Circus Europe

Peter van Lier

[This essay was first published in two parts on the site of The Project Room in Seattle. You can read the parts on that site here and here.]
During recent years the news has bombarded us with disturbing reports about the European Union. The once applauded opening of national borders has been criticized relentlessly: were we not making criminals’ and illegal immigrants’ lives too easy when it came to freedom of movement? And was is not too hasty to introduce a new currency so rapidly? In the meantime we have come to realize that certain EU countries have failed to meet the financial requirements and legislations laid down by the European Union.

Right-wing parties gained voters thanks to strict immigration policies, even making pleas for renewed border controls. Furthermore, many are already predicting the fall of the euro. Communal efforts to save the economically weaker member states lack effect, be it financial or moral. In sum, all the member states are facing an uncertain and turbulent future.
Presided over by a communal flag, Europe has always remained a patchwork quilt of numerous independent countries. The economic crisis has illuminated that a United States of Europe is a distant dream. The division of the European Union even became a serious threat, with an affluent northerly part and a less well-to-do southerly counterpart. And so, future times may be more likely to bring us further fragmentation than integration.
These insecurities set the tone for Machteld van Buren’s works which were made in 2012 and 2013 under the title Circus Europe. In the coming years this series will be extended. She shows us how the European countries are embroiled in the battle to survive. In a series of larges collages (140 x 100 cm) the countries are depicted as animals. The bodies comprise of maps to which have been added a realistic animal head. Germany is a bird of prey. However, not the traditional eagle but a vulture. Great Britain has been adorned with horses heads which, in turn, form part of the landscape, though in an extremely awkward set-up: the country not only appears to be in conflict with its implicit involvement with the European Union, it also seems to have fallen prey to internal disputes.

The tricks with which the circus animals manage to keep their heads above water illustrate how the separate countries function. It is not clear, however, how these tricks work precisely. It makes sense to allow not only politicians to envisage Europe’s present and future predicament, but also to allow artists to depict this. Playful or visionary alternatives can benefit the present state of mind. Therefore: 'Ladies and Gentlemen, welcome to Circus Europe!'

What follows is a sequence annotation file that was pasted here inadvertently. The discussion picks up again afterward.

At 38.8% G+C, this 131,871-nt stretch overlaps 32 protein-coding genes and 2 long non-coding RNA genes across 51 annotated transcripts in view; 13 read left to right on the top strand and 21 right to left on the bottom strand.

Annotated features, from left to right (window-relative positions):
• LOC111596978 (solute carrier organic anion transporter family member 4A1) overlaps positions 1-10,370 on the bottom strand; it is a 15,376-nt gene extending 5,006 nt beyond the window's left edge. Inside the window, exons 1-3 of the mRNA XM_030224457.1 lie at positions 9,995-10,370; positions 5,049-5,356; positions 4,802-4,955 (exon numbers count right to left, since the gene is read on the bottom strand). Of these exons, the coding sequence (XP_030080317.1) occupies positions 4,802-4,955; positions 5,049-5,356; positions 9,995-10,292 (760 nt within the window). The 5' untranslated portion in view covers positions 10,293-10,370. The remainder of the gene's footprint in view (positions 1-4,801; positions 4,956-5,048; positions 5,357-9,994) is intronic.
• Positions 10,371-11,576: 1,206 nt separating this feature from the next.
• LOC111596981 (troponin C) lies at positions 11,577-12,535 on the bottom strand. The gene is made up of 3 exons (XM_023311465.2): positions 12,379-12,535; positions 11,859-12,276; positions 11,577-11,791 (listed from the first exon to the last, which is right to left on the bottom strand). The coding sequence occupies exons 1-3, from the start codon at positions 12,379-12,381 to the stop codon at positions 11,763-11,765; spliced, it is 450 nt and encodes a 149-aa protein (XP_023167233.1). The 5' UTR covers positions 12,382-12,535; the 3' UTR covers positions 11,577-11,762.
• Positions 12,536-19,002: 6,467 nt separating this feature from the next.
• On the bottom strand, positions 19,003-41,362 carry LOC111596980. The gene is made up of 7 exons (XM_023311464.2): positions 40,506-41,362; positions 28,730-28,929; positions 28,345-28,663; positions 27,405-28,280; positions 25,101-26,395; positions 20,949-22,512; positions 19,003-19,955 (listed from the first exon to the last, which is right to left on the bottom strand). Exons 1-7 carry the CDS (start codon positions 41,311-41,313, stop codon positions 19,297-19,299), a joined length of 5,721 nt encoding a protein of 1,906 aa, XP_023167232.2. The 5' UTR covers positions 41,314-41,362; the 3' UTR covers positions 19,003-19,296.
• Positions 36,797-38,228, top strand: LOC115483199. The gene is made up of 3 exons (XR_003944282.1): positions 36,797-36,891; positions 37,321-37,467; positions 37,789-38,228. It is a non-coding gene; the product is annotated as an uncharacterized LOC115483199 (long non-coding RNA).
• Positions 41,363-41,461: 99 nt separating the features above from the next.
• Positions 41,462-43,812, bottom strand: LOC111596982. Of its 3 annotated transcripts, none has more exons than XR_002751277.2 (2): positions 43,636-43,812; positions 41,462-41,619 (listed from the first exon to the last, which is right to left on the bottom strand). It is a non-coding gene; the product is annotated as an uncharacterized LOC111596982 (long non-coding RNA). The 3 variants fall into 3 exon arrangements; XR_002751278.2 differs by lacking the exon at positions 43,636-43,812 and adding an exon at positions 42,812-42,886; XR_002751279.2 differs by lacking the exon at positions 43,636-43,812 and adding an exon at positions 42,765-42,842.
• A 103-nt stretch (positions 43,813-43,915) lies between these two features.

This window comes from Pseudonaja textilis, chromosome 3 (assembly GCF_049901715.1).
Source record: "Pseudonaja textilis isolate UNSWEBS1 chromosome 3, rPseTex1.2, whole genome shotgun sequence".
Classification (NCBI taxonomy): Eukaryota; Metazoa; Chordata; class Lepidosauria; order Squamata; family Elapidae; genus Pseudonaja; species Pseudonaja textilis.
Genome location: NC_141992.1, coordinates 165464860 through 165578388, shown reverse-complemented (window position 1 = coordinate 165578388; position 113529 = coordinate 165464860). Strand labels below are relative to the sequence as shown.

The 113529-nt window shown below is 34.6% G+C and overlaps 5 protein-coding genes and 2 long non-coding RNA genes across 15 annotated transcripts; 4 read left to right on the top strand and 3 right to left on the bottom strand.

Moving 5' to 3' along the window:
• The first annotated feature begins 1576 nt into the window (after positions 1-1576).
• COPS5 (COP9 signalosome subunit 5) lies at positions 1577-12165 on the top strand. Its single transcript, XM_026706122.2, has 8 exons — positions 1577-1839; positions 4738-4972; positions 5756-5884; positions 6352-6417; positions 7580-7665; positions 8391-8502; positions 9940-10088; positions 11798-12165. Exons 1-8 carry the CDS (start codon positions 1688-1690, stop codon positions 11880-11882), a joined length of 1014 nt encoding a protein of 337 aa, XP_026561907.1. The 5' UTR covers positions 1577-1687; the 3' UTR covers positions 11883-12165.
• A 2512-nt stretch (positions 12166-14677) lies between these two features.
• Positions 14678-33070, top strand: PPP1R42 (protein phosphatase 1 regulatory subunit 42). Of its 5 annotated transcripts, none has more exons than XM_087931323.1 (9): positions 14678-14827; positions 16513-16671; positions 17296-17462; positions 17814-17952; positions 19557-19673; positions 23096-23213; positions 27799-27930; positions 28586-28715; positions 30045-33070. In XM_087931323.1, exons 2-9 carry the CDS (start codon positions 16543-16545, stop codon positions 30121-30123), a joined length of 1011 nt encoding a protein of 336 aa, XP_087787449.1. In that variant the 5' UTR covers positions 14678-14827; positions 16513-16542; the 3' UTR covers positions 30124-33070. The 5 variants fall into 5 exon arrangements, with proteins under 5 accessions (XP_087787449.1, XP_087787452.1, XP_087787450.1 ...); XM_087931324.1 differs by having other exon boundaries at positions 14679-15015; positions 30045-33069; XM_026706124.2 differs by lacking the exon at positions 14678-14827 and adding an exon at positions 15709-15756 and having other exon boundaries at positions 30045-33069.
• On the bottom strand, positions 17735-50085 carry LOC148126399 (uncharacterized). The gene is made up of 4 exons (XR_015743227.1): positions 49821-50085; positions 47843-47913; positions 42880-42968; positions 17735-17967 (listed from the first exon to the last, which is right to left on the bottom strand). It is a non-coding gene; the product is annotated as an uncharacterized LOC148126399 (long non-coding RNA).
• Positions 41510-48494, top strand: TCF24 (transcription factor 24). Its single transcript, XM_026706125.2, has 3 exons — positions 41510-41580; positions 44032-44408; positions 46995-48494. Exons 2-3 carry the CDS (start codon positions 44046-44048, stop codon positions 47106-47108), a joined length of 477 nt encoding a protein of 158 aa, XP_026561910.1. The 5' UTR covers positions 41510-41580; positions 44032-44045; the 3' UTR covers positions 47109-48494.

How to read a map

The unavoidable presence of animals in these works draws the attention; these are animals which, strangely enough, are performing tricks. Everything is clad in the brightest of colors, clearly depicting the circus. It’s as if each image is expect an applause, but we spectators hold our breath momentarily because the animals haven’t yet finished their tricks. We don’t know if they will succeed. These works draw you in and holds you captivated.

The technique used to fabricate the works arouses our curiosity: we’re looking at collages which consist of several paper layers. A subliminal world can be seen through the translucent interim layer, on top of which we encounter uncompromised juggling animals. The background and foreground form a whole which is difficult to fathom. In most cases the animals’ bodies are maps of countries. Elsewhere, the maps are suitable surroundings in which to perform the tricks; the land’s role is that of arena.

The collage Amazing Twins depicts two Italy’s: a clear, colorful version on the surface, and it’s mirror-image, dark and vague, emerging beneath this layer. These manifestations appear to be the bodies of two identical monkeys. Yet they are different: by means of small, drawn corrections, one monkey appears displeased while the other is smiling. The displeased monkey appears to be linked with the shadowland, which could symbolize the underworld, synonymous to crime and illegal activity. The cheerful monkey could be connected with the body on the surface, possibly making it the world of legal activities,  which is more visible on the surface of society. The monkeys are remarkably united in a nest or simultaneously emanate from a collar.